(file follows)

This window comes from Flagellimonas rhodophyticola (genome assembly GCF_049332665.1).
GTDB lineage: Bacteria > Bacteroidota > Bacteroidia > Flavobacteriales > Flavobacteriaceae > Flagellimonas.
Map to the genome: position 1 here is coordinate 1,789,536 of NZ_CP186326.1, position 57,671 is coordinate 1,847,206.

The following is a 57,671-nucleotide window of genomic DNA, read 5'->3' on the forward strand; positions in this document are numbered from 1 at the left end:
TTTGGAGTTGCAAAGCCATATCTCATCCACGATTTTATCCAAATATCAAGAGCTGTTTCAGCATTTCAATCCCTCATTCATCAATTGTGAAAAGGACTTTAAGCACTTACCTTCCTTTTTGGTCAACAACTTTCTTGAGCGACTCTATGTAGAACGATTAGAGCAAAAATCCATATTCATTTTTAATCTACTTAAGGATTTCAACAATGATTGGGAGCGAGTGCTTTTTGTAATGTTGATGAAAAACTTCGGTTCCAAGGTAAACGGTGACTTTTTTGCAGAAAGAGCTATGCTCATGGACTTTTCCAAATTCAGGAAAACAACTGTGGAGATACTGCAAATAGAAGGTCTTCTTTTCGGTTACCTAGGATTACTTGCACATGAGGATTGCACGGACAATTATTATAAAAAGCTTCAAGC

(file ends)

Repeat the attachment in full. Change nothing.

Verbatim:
This window comes from Flagellimonas rhodophyticola (genome assembly GCF_049332665.1).
GTDB lineage: Bacteria > Bacteroidota > Bacteroidia > Flavobacteriales > Flavobacteriaceae > Flagellimonas.
Map to the genome: position 1 here is coordinate 1,789,536 of NZ_CP186326.1, position 57,671 is coordinate 1,847,206.

The following is a 57,671-nucleotide window of genomic DNA, read 5'->3' on the forward strand; positions in this document are numbered from 1 at the left end:
TTTGGAGTTGCAAAGCCATATCTCATCCACGATTTTATCCAAATATCAAGAGCTGTTTCAGCATTTCAATCCCTCATTCATCAATTGTGAAAAGGACTTTAAGCACTTACCTTCCTTTTTGGTCAACAACTTTCTTGAGCGACTCTATGTAGAACGATTAGAGCAAAAATCCATATTCATTTTTAATCTACTTAAGGATTTCAACAATGATTGGGAGCGAGTGCTTTTTGTAATGTTGATGAAAAACTTCGGTTCCAAGGTAAACGGTGACTTTTTTGCAGAAAGAGCTATGCTCATGGACTTTTCCAAATTCAGGAAAACAACTGTGGAGATACTGCAAATAGAAGGTCTTCTTTTCGGTTACCTAGGATTACTTGCACATGAGGATTGCACGGACAATTATTATAAAAAGCTTCAAGC